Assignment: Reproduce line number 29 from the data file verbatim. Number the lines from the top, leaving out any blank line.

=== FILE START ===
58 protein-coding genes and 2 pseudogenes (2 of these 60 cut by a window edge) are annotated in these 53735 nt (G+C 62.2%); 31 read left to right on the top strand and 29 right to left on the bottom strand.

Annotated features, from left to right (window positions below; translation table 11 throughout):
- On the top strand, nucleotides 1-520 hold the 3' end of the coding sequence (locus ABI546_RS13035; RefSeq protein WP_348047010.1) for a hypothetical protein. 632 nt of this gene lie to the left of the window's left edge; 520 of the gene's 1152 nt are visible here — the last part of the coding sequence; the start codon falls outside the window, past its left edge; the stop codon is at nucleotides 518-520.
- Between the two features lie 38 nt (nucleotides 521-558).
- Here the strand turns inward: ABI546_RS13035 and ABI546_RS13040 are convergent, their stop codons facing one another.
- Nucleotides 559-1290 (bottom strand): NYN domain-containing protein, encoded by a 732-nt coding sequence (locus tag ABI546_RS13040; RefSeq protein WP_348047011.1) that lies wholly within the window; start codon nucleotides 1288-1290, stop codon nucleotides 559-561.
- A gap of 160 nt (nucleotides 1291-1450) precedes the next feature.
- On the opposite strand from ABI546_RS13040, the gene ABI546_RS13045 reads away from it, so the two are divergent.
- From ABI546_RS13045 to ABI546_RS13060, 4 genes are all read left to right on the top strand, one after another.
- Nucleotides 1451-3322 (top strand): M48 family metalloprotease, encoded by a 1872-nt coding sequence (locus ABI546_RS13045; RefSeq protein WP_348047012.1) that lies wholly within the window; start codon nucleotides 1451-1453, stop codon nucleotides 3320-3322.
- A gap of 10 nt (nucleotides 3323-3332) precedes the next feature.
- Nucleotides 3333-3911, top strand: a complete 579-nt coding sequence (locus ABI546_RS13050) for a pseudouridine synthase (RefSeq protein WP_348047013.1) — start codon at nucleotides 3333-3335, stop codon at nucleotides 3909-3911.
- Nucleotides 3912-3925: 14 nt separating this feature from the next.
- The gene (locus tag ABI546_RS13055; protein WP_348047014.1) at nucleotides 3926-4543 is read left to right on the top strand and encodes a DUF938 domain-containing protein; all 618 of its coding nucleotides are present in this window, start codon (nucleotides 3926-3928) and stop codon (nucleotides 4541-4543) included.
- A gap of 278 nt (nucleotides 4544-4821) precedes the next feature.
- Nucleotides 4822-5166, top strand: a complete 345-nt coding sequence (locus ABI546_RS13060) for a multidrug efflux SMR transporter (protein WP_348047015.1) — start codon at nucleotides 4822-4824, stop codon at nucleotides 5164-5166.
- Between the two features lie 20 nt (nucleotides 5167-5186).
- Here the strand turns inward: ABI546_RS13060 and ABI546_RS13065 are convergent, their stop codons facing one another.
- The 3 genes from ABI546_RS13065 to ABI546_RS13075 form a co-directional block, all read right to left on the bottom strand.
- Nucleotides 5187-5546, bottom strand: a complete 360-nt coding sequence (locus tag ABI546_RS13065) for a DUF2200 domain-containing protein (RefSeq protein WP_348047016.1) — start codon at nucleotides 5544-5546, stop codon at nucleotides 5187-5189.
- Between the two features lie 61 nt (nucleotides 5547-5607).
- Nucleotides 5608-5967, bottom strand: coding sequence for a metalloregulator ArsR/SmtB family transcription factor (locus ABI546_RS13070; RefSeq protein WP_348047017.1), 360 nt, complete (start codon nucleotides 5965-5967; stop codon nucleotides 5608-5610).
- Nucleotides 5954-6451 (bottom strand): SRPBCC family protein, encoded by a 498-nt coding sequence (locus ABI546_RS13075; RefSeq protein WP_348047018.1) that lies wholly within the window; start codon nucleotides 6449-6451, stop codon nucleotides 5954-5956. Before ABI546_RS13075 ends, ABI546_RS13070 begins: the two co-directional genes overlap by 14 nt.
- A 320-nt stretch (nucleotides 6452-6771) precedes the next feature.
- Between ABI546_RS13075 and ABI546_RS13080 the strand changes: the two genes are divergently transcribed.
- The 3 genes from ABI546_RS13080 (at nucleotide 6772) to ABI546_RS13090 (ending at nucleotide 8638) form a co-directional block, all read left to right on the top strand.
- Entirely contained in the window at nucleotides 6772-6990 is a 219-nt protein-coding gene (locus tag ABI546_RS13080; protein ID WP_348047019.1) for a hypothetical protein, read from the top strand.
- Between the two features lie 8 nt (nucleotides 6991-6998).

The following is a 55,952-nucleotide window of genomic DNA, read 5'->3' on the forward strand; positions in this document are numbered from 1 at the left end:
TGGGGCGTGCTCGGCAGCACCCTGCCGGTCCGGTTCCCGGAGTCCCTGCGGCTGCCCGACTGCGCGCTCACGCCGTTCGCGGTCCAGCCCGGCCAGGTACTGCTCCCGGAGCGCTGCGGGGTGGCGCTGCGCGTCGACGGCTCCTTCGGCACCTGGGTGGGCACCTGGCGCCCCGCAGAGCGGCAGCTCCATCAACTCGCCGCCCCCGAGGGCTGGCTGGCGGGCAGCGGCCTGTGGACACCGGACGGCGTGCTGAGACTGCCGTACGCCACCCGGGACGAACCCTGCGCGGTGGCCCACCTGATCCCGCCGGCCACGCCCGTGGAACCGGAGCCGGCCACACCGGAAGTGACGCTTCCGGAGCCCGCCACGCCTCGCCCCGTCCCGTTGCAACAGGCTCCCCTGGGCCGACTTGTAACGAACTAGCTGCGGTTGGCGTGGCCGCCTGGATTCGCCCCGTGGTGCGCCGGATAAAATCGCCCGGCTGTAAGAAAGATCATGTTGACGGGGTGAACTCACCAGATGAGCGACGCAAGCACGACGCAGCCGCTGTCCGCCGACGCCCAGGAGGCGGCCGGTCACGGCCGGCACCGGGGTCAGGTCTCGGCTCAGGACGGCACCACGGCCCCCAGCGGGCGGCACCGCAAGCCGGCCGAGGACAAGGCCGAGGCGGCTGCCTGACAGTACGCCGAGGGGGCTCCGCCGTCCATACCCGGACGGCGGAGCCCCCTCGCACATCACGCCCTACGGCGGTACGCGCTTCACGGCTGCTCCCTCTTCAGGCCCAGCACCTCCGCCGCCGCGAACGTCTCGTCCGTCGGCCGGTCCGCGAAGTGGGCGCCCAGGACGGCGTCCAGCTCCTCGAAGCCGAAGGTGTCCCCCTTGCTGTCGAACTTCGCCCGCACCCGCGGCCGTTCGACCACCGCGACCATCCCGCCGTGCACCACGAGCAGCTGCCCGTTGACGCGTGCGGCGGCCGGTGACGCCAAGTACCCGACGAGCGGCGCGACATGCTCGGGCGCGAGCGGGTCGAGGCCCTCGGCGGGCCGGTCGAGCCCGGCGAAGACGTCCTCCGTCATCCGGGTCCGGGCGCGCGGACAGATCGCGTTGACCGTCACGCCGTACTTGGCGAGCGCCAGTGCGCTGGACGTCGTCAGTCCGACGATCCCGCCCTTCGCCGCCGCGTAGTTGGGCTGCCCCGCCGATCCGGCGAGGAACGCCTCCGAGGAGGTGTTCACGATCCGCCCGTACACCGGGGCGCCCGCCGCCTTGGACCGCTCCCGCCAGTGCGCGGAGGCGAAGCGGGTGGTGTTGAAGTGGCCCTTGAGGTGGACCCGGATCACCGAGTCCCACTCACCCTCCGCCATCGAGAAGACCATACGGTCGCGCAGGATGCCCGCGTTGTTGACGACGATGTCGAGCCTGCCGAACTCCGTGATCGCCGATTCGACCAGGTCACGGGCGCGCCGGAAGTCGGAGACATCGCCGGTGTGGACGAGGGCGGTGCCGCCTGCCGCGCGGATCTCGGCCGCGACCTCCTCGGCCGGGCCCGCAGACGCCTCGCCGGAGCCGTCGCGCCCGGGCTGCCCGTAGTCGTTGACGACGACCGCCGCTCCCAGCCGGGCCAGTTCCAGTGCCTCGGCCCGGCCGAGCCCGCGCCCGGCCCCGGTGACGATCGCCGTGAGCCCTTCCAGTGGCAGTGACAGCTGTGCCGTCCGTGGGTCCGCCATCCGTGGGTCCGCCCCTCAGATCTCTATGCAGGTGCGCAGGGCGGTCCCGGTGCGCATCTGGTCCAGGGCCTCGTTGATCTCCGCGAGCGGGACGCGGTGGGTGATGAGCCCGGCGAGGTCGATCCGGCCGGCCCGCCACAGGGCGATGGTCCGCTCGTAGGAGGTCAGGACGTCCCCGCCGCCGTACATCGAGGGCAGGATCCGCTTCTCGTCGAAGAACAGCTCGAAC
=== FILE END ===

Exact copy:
The following is a 55,952-nucleotide window of genomic DNA, read 5'->3' on the forward strand; positions in this document are numbered from 1 at the left end: